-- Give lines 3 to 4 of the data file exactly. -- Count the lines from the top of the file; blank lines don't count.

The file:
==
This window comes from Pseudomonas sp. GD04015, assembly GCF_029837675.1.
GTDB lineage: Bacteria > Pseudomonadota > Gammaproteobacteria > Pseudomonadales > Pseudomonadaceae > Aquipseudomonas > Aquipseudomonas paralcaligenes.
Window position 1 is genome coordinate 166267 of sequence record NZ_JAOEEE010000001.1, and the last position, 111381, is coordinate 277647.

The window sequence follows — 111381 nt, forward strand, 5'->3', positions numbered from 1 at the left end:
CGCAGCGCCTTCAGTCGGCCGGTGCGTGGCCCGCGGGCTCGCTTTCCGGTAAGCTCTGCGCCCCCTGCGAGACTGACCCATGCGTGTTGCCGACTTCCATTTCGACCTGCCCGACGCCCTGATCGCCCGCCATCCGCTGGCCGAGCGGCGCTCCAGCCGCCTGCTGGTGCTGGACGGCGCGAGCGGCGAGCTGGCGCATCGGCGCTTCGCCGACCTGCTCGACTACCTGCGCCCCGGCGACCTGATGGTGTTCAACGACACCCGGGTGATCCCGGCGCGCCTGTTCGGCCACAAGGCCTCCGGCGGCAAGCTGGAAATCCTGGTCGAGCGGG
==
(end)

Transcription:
Window position 1 is genome coordinate 166267 of sequence record NZ_JAOEEE010000001.1, and the last position, 111381, is coordinate 277647.

The window sequence follows — 111381 nt, forward strand, 5'->3', positions numbered from 1 at the left end: